Reflections on Coercion in the Treatment of Severe Anorexia Nervosa

Article excerpt

Abstract: Background: The high mortality of severe anorexia nervosa causes clinicians to consider any legal avenues for coercing acutely-ill patients to remain in treatment or refeeding programs, such as mental health laws or adult guardianship laws. Method: Review of pattern of laws for coercing treatment in various jurisdictions and retrospective file analysis over 4.7 years for a specialist anorexia unit in the State of New South Wales, Australia, to isolate attributes associated with resort to two different avenues of legal coercion. Results: Coercion is most likely indicated for patients with more chronic histories (prior AN admissions), already known to the unit, where they present with other psychiatric illnesses and a low BMI. Compared to voluntary admissions, coerced patients were significantly more likely to experience the refeeding syndrome (an indicator of being seriously medically compromised). They were more likely to be tube fed and placed on a locked unit. Limitations: Sample size, limited variables and retrospective analysis method. Conclusions: The study suggests that, where available, clinicians will use legal coercion to help treat severe medical crisis situations, or manage behaviors such as vomiting, excessive exercise/sit-ups, or of absconding to no fixed abode when patients are very young.


From a medico-legal perspective it is not the incidence of severe anorexia, but its characteristics and consequences, which distinguish it from other DSM-IV(R) eating disorders like bulimia nervosa (1). Experienced by up to one percent of young women (and occasionally young men) (2), anorexia nervosa differs precisely because it is such a serious, life-threatening condition (3). This feature tests the ethical limits of medicine, the state and the law in deciding whether to coerce patients into treatment (4). It is compounded by questions about whether anorexia is a traditional illness rather than a "syndrome" (5), and whether law should facilitate treatment interventions (6, 7).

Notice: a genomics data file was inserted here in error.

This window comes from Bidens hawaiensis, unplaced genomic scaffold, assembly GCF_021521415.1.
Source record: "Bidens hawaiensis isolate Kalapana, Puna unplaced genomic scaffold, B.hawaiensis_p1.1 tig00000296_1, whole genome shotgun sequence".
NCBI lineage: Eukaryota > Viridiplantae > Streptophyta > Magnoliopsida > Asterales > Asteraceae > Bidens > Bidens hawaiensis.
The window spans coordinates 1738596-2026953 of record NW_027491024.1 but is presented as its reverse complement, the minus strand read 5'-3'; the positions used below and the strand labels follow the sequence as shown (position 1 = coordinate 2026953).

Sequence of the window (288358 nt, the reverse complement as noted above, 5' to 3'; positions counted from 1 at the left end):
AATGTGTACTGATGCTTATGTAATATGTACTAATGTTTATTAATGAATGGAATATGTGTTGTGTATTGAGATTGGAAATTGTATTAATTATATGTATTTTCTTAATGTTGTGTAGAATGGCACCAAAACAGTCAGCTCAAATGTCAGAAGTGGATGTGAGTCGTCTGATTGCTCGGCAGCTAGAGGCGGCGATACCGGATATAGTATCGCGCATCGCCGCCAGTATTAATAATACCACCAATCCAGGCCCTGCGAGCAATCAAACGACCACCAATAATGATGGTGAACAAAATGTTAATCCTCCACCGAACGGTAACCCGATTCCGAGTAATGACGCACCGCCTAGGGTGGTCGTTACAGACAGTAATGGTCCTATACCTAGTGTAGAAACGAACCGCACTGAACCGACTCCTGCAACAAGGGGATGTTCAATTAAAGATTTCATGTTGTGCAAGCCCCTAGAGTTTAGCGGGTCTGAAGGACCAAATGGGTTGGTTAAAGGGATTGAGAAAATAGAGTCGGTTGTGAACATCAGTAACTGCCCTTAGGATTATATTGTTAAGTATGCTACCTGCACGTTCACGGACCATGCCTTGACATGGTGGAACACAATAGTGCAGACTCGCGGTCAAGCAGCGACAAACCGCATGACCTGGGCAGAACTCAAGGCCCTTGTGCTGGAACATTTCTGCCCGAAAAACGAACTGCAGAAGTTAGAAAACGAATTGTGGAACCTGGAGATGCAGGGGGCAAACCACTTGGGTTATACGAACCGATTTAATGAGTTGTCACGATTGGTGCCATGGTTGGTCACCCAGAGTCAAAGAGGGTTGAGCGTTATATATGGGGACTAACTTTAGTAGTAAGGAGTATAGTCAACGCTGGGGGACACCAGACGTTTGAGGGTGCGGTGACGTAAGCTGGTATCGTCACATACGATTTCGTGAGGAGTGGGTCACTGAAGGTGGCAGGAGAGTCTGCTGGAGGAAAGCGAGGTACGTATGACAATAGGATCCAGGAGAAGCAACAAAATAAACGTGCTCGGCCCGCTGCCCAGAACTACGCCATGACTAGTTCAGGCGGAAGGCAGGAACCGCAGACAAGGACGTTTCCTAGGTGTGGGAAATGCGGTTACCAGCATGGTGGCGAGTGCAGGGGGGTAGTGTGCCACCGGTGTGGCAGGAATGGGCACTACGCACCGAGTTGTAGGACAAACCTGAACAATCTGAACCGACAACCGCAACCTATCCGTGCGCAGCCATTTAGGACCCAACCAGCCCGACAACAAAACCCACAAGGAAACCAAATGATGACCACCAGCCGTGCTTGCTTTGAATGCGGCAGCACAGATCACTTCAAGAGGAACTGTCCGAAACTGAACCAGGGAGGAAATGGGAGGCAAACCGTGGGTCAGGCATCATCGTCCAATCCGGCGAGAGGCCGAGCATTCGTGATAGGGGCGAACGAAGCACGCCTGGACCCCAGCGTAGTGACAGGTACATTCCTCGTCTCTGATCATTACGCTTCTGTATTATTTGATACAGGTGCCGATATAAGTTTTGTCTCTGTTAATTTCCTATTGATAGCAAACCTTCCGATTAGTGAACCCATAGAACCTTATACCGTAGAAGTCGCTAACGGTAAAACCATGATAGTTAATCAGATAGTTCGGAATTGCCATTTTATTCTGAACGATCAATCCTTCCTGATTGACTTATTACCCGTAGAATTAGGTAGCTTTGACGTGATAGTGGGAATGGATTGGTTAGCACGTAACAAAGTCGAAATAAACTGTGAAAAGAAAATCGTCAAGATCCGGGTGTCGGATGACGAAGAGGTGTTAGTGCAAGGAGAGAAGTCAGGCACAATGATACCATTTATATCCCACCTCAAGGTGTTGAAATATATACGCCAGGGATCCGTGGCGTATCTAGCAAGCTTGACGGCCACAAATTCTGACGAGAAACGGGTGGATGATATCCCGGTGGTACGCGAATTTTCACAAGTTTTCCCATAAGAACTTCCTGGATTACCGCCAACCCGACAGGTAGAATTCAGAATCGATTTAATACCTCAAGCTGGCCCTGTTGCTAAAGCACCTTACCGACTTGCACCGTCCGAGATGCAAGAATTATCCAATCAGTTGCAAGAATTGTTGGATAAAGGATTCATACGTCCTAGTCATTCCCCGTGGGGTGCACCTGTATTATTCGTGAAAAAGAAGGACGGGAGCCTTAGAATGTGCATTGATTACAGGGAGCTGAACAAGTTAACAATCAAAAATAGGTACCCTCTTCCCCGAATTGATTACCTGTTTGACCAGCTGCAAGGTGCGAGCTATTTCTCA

In some jurisdictions - such as Israel and, until recently, also the State of New South Wales (NSW) in Australia - anorexia does not qualify as a mental illness warranting involuntary mental health admission and treatment. This outcome mainly hinges on the drafting "model" adopted to express the gateway definition of mental illness, rather than on medical differences of opinion about the condition. There are three main definitional forms (8):

* A "non-definition" (or circular definition) model, where the meaning of "mental illness" is defined by the judiciary. In 1986 the New South Wales Supreme Court ruled that under the then definition in section 4 of its Mental Health Act 1958 anorexia was not a mental illness because this "syndrome" lacked the sharp "diagnostic criteria" of, for instance, a psychosis (5, 9,10).

* A "disorder of function" or consequence-based model, such as that now contained in the NSW Mental Health Act 1990, that defines mental illness as a condition which temporarily or permanently impairs a person's "mental functioning" and which is accompanied by "symptoms" such as delusions, hallucinations, serious disorders of thought form, a severe disturbance of mood, or sustained or repeated irrational behavior. This is a test which covers rather than excludes anorexia (Matter of Ms CS, 1999).

* The third model, like that in the neighboring Australian state of Victoria, combining a functional test with a list of certain conditions, also catches anorexia because mental illness is interpreted to cover a "medical condition characterised by a significant disturbance of thought, mood, perception or memory" (10,11).

The availability of legal coercion hinges not only on the way the law is written, but also its institutions and procedures. When courts decide about mental health committal (as in the U.S.A.) it is utilized less frequently than in Britain, for instance, where medical practitioners make the initial admission subject to tribunal review (12). …